Archive for December, 2013:

tax tip: end of year charitable donations

Written on December 17th, 2013 by Jamesno shouts

Hard to believe we are only 2 weeks from 2014.  As we gear up for the holidays, charitable actions seem to be part of the season.  So as you do good for others, don’t forget some common tax rules so that Uncle Sam will reward you as well:

Charitable Cash Gifts:

  • The big thing to remember here is that to be deductible the organization must be a “qualifying” organization (church, charity, educational, etc).  Just because an org is a “non-profit” doesn’t mean it is a deductible charitable gift (political groups, HOA’s, civic leagues).
  • If you donate it is best to have either a cancelled check or receipt from the organization just in case the IRS requests verification
  • If you donate > $250 you must receive a written receipt stating how much was donated, the date and that “no” goods or services were given as a result of the contribution.

Non Cash Charitable Contributions:

  • If you decide to clean out your closets prior to year end and donate items to a local charitable organization the rules are similar as above, however…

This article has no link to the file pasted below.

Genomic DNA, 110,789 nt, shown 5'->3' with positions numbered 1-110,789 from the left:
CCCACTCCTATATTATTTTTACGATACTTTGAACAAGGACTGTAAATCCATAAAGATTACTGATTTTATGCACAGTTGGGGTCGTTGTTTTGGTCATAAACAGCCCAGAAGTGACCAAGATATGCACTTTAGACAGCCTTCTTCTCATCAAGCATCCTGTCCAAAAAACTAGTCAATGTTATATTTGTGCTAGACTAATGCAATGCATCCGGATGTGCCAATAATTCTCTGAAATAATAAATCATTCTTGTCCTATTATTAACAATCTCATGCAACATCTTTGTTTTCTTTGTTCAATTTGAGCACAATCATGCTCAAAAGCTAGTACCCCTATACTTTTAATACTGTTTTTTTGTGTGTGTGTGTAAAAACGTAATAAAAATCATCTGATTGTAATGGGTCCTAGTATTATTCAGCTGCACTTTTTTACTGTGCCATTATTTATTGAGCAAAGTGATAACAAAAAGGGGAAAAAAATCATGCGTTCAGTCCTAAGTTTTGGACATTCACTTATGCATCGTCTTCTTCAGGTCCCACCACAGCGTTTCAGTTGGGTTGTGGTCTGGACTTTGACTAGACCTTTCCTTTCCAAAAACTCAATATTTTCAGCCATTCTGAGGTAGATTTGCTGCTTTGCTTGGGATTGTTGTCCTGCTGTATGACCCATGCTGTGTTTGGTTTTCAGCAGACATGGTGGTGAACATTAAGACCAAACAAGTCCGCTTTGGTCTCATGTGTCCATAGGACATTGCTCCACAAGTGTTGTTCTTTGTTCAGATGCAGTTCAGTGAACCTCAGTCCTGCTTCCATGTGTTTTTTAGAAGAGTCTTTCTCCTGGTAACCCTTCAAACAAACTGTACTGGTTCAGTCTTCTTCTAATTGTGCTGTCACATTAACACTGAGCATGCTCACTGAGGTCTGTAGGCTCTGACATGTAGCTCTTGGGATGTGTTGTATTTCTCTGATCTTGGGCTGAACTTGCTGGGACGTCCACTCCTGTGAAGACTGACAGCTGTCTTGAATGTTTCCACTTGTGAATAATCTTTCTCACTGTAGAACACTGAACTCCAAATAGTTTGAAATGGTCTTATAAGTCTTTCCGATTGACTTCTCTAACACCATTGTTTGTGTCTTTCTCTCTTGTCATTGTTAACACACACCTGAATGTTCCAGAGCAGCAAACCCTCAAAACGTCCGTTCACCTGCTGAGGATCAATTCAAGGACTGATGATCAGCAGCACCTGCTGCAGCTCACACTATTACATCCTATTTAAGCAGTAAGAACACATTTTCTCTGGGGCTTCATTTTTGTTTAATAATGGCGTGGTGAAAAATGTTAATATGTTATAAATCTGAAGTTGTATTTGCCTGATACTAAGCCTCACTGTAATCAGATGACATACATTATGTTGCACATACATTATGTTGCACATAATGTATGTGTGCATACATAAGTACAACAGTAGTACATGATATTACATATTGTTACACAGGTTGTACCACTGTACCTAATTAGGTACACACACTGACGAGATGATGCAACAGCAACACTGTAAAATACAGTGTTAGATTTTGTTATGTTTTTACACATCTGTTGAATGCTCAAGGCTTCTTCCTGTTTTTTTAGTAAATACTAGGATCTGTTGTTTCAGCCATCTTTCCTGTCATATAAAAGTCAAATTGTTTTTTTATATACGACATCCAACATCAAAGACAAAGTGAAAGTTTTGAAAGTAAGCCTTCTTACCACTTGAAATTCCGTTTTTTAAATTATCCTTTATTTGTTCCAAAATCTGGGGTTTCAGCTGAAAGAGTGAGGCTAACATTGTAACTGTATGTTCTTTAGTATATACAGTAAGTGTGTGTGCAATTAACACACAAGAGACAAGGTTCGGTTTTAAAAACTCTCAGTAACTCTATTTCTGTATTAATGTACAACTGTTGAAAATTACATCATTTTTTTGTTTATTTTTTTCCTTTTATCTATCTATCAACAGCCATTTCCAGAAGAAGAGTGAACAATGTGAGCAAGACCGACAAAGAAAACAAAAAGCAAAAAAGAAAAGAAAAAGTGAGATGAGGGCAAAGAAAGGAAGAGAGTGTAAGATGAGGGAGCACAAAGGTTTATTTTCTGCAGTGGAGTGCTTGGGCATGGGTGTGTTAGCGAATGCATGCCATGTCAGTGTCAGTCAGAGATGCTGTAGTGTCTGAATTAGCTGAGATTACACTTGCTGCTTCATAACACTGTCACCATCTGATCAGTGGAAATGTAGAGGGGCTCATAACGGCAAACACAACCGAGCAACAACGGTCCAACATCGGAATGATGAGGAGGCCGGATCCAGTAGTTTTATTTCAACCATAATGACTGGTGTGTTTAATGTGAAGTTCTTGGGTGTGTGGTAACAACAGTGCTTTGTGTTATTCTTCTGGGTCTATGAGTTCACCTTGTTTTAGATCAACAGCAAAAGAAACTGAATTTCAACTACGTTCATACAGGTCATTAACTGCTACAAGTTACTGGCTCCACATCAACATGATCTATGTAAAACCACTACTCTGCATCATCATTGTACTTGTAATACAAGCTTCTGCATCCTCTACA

• You still need a receipt, but in addition you need an inventory of what you donated.  Don’t just drop a bunch of boxes and run, make sure you have a listing of each item as the IRS is very particular about you valuing each pair of blue jeans, shoes, sweaters, etc that you donate.  Without an inventory list you limit your ability to take a non-cash charitable deduction.


What if you are feeling really charitable this year?

Most of the organizations that you would commonly donate to are considered “50%” organizations, which means that you can deduct up to 50% of your adjusted gross income if you felt like donating that much.  If you went over the limit you are allowed to carry forward the deduction for up to 5 years until you use it up.

Lastly the charitable RMD IRA deduction:

If you or someone you know if over 70 1/2 and required to take their annual required minimum distribution from their IRA (IRS requirement), they might consider a charitable gift direct from their IRA.  If the person doesn’t need the money and doesn’t want the tax hit, then the  IRS will allow them to donate directly from their IRA to a Charity without taking a taxable distribution and the best part is the donation counts toward their required RMD.  The limit is $100,000 and no one is certain if this will be available after 2013, but something to think about.

Finally a shout out to Lazarex Cancer Foundation in CA.  If you are looking for a worthy organization to donate to these guys do good work.  Check them out on

tax free income time?

Written on December 12th, 2013 by Jamesno shouts